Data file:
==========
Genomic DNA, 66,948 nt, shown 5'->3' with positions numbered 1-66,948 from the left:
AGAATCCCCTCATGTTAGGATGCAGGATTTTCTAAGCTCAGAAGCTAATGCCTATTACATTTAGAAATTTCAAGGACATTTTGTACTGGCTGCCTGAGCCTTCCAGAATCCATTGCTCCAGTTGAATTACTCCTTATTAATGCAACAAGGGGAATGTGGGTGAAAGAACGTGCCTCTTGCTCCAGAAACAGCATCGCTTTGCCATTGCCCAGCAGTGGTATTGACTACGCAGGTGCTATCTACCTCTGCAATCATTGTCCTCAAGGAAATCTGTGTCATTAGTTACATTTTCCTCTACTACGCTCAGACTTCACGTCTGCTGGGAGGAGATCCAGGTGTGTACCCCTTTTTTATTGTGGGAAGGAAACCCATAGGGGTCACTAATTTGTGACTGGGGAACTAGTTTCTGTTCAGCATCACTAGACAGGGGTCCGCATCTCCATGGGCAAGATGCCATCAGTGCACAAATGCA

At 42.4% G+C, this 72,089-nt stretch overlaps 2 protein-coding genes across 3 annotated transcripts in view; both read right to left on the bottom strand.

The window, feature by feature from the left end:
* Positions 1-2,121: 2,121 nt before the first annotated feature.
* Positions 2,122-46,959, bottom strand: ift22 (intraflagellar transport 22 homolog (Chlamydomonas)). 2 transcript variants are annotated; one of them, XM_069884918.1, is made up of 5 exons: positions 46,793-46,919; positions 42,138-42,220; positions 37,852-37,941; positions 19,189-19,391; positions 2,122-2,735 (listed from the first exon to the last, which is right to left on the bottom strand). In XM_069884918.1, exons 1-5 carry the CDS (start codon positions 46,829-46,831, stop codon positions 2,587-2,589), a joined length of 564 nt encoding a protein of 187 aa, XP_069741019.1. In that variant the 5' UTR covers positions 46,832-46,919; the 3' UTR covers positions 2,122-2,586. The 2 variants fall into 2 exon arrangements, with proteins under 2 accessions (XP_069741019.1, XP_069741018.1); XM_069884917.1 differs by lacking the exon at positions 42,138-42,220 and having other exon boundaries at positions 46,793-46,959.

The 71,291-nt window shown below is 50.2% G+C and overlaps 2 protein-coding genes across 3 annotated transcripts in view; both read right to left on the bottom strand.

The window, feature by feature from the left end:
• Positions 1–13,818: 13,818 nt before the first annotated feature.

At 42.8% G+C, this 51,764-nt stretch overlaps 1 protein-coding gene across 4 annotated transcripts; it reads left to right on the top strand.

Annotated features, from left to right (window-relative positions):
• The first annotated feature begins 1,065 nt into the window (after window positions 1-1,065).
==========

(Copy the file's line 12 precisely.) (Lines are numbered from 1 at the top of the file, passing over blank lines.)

• The first annotated feature begins 1,065 nt into the window (after window positions 1-1,065).